New film features U.Va., local writers
credits: Rita Dove (Fred Viebahn); Charles Wright (Photo courtesy
of WHTJ-TV); and John Casey (Lynn Brubaker).
By Rebecca Arrington
The premiere of "Writers,"
one of the two programs filmed thus far in the new, locally produced
TV series, "East of the Blue Ridge," will be screened
Feb. 23 at 7 p.m. in Newcomb Hall Theater, free of charge.
by the Virginia Festival of the
Book and Central Virginia's public television station, WHTJ-TV
41, "East of the Blue Ridge: Writers" taps the wealth
of local literary talent and Charlottesville's love of reading and
books, says the series' executive producer Conni Lombardo. "It's
the people of this area who are the stars -- the writers and poets.
Everyone who lives here appreciates the beauty of central Virginia.
This program looks at what makes it vibrant and interesting -- and
that's the people."
segments of the film feature U.Va. English
professors. Poet Rita Dove talks about life with her writer-husband
Fred Viebahn and rebuilding their Charlottesville home after a devastating
fire. Novelist John Casey is filmed sculling on the Rivanna River
Reservoir and explaining why he prefers Charlottesville to Rome.
Poet Charles Wright discusses the inspiration he finds in his Charlottesville
backyard and visits a poetry class at U.Va. Other local writers
in the series include novelists John Grisham and Rita Mae Brown.
other program, "East of the Blue Ridge: Horses," follows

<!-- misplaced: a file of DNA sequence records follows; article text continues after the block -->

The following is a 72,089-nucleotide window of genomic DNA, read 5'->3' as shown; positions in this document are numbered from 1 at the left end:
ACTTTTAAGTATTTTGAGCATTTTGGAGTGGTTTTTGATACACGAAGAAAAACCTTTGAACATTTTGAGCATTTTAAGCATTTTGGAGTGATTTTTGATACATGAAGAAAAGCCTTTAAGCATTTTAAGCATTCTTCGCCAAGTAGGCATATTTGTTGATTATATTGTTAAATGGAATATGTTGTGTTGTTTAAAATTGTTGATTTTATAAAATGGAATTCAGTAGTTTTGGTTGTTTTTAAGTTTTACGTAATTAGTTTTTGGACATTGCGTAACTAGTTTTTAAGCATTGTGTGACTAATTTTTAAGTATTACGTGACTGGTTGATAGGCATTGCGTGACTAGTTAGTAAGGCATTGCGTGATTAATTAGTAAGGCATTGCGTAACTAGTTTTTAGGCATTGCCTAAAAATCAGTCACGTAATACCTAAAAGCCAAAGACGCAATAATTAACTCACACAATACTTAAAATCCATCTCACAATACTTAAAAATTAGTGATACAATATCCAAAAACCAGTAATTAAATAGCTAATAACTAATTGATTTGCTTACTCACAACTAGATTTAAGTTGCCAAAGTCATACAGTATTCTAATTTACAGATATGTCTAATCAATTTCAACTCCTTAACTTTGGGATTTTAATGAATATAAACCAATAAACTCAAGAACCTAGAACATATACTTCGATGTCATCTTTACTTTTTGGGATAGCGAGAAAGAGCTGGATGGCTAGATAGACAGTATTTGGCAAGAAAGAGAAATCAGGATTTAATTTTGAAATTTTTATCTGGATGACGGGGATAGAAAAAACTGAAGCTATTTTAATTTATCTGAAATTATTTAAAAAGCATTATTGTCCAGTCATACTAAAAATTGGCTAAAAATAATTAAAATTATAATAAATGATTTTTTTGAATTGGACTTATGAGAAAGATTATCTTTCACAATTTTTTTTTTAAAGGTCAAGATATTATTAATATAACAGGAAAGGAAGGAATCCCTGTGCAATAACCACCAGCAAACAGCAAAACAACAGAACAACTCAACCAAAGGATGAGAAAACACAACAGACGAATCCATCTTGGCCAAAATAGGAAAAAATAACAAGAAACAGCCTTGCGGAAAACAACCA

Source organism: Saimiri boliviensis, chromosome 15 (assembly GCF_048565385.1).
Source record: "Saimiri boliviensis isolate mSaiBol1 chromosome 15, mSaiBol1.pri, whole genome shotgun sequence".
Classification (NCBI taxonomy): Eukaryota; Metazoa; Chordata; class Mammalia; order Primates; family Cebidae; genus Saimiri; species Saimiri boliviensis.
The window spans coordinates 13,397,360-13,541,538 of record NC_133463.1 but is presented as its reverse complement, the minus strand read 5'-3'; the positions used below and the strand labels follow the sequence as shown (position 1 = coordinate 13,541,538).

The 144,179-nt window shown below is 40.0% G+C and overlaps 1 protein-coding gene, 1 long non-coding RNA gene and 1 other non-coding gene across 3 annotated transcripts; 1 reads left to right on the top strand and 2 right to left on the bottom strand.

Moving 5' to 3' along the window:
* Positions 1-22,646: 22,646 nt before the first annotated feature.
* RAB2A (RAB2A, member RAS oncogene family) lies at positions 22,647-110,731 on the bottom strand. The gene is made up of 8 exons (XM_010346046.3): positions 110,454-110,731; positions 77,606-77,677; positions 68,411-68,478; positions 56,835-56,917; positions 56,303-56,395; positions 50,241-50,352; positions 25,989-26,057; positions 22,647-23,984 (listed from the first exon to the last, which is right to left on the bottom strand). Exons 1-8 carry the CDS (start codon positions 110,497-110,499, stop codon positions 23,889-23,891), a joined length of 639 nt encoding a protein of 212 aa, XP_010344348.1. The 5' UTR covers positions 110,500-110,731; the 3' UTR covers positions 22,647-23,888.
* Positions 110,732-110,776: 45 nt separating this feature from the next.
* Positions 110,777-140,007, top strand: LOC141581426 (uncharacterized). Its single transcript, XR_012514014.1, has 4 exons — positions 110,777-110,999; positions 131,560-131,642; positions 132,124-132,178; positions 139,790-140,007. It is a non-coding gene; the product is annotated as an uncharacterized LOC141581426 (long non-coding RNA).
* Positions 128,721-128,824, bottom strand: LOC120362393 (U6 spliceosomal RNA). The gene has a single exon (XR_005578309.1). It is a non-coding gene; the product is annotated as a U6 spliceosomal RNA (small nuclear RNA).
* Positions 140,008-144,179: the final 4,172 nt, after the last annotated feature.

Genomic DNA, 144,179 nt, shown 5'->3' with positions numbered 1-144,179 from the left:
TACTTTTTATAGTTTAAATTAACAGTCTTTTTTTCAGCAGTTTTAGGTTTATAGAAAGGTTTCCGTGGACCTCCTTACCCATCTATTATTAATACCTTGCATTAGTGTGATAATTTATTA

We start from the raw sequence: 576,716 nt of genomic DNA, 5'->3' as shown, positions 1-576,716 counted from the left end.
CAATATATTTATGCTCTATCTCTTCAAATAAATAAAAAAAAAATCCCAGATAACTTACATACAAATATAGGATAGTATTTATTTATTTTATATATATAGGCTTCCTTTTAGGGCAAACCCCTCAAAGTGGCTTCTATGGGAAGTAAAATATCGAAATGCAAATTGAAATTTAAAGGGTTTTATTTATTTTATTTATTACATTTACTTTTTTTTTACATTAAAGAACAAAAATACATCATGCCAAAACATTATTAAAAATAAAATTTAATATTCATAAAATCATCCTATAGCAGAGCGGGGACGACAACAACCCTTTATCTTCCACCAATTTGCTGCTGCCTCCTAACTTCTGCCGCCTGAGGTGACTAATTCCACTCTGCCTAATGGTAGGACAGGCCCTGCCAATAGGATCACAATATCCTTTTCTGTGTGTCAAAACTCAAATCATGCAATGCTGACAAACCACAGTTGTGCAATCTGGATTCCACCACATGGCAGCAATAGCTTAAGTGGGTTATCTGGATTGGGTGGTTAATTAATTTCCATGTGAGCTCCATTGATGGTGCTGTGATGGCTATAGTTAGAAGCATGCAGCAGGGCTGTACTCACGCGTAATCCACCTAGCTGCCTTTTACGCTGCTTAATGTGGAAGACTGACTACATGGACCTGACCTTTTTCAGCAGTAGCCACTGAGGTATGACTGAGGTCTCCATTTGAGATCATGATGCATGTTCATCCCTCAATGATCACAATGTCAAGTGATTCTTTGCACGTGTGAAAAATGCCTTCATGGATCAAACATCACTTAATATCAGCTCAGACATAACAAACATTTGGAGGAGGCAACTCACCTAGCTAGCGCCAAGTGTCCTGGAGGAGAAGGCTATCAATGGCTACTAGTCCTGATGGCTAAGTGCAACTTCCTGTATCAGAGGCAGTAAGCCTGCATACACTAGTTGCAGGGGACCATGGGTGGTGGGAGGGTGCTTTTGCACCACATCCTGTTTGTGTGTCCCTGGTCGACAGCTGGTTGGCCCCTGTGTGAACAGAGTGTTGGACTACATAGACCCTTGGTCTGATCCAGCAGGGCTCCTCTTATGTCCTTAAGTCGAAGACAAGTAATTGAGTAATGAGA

an entire year of equestrian activities in central Virginia. Full
What's the University for?
Series of speakers will address the role of higher
education in a changing world
By Robert Brickhouse
casting column shadows on the Lawn's brick walkway gives one
pause for reflection.
the main purpose of a college education to prepare students to achieve
economic success? Is "the life of the mind" increasingly
irrelevant? Have some professors so refined their scholarly interests
that they can't help solve pressing issues facing American society?
Do universities have a moral purpose?
of the country's foremost thinkers on higher education's role today,
not all of them likely to be in agreement with each other, will
address such questions at U.Va. this spring in an intensive, three-part
public conference titled "What's the University For?"
Speakers, from a wide range of disciplines and perspectives, include
Mark Edmundson, T.J. Jackson Lears, Gerald Graff, Russell Jacoby,
Ross Posnock, George Marsden, Julie A. Reuben and Richard Rorty.